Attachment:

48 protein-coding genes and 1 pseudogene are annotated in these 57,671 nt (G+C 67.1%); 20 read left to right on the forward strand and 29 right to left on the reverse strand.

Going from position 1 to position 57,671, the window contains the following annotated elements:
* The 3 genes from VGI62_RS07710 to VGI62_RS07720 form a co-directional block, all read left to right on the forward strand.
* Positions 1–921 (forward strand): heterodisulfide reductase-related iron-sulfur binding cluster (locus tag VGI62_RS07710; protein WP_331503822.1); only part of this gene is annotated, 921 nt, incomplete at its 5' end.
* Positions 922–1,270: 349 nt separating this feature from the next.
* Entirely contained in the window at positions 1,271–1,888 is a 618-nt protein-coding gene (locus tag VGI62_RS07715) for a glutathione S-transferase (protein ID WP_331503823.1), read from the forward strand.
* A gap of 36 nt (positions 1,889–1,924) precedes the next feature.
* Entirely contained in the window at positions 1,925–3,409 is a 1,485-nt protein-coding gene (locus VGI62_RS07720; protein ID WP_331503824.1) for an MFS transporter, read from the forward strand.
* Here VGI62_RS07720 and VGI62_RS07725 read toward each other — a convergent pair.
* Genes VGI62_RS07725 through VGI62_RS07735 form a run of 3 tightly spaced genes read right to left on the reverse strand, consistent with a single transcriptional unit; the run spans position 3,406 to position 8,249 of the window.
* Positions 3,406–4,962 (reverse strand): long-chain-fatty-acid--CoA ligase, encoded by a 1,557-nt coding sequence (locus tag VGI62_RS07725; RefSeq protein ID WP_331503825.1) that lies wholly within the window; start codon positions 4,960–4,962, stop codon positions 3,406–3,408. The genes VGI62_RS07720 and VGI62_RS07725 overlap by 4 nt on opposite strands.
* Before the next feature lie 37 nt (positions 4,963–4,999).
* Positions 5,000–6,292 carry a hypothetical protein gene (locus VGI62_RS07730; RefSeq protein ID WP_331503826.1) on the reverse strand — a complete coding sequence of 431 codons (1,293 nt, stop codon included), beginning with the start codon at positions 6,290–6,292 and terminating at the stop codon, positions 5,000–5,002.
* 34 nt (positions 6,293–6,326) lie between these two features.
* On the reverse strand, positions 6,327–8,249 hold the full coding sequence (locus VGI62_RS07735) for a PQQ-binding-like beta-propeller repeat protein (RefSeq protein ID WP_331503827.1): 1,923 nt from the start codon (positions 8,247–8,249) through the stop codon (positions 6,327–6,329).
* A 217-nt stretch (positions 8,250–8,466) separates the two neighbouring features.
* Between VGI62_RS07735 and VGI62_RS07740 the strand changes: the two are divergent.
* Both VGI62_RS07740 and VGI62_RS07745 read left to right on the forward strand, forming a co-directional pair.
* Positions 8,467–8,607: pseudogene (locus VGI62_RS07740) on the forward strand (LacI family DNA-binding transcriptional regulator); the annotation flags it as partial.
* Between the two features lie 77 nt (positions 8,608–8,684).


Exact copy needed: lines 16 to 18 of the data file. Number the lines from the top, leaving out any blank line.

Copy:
* A 217-nt stretch (positions 8,250–8,466) separates the two neighbouring features.
* Between VGI62_RS07735 and VGI62_RS07740 the strand changes: the two are divergent.
* Both VGI62_RS07740 and VGI62_RS07745 read left to right on the forward strand, forming a co-directional pair.